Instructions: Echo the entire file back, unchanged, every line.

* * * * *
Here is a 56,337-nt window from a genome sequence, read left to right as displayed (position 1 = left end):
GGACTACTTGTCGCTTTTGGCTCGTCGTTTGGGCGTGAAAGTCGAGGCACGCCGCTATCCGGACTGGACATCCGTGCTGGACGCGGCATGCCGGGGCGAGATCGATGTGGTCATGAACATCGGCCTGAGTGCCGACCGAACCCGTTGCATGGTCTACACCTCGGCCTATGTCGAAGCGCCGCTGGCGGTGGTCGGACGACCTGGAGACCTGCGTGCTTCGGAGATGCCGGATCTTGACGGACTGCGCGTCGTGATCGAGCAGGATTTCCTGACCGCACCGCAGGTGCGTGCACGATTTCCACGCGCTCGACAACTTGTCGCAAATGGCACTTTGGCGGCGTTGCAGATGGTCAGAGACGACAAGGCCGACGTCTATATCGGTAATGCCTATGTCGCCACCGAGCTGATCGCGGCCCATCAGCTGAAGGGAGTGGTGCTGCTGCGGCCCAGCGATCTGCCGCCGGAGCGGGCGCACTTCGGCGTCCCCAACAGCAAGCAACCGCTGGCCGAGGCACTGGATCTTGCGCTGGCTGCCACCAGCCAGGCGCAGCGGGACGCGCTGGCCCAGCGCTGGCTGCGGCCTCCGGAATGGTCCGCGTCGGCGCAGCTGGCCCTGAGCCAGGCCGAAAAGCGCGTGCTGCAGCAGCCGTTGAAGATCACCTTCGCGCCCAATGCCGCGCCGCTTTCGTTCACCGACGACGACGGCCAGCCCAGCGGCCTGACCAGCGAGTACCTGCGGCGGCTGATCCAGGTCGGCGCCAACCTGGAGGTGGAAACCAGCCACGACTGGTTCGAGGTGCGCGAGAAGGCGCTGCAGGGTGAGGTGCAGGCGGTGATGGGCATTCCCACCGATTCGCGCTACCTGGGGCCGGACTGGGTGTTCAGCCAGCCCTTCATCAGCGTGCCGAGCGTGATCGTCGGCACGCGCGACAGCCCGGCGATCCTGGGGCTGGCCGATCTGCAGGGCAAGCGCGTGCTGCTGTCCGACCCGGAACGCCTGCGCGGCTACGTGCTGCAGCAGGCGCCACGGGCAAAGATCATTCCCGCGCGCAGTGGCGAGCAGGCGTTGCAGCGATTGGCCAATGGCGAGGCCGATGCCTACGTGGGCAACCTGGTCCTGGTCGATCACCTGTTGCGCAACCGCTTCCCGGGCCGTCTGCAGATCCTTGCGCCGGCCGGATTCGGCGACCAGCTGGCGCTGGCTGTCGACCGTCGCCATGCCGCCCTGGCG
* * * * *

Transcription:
Here is a 56,337-nt window from a genome sequence, read left to right as displayed (position 1 = left end):
GGACTACTTGTCGCTTTTGGCTCGTCGTTTGGGCGTGAAAGTCGAGGCACGCCGCTATCCGGACTGGACATCCGTGCTGGACGCGGCATGCCGGGGCGAGATCGATGTGGTCATGAACATCGGCCTGAGTGCCGACCGAACCCGTTGCATGGTCTACACCTCGGCCTATGTCGAAGCGCCGCTGGCGGTGGTCGGACGACCTGGAGACCTGCGTGCTTCGGAGATGCCGGATCTTGACGGACTGCGCGTCGTGATCGAGCAGGATTTCCTGACCGCACCGCAGGTGCGTGCACGATTTCCACGCGCTCGACAACTTGTCGCAAATGGCACTTTGGCGGCGTTGCAGATGGTCAGAGACGACAAGGCCGACGTCTATATCGGTAATGCCTATGTCGCCACCGAGCTGATCGCGGCCCATCAGCTGAAGGGAGTGGTGCTGCTGCGGCCCAGCGATCTGCCGCCGGAGCGGGCGCACTTCGGCGTCCCCAACAGCAAGCAACCGCTGGCCGAGGCACTGGATCTTGCGCTGGCTGCCACCAGCCAGGCGCAGCGGGACGCGCTGGCCCAGCGCTGGCTGCGGCCTCCGGAATGGTCCGCGTCGGCGCAGCTGGCCCTGAGCCAGGCCGAAAAGCGCGTGCTGCAGCAGCCGTTGAAGATCACCTTCGCGCCCAATGCCGCGCCGCTTTCGTTCACCGACGACGACGGCCAGCCCAGCGGCCTGACCAGCGAGTACCTGCGGCGGCTGATCCAGGTCGGCGCCAACCTGGAGGTGGAAACCAGCCACGACTGGTTCGAGGTGCGCGAGAAGGCGCTGCAGGGTGAGGTGCAGGCGGTGATGGGCATTCCCACCGATTCGCGCTACCTGGGGCCGGACTGGGTGTTCAGCCAGCCCTTCATCAGCGTGCCGAGCGTGATCGTCGGCACGCGCGACAGCCCGGCGATCCTGGGGCTGGCCGATCTGCAGGGCAAGCGCGTGCTGCTGTCCGACCCGGAACGCCTGCGCGGCTACGTGCTGCAGCAGGCGCCACGGGCAAAGATCATTCCCGCGCGCAGTGGCGAGCAGGCGTTGCAGCGATTGGCCAATGGCGAGGCCGATGCCTACGTGGGCAACCTGGTCCTGGTCGATCACCTGTTGCGCAACCGCTTCCCGGGCCGTCTGCAGATCCTTGCGCCGGCCGGATTCGGCGACCAGCTGGCGCTGGCTGTCGACCGTCGCCATGCCGCCCTGGCG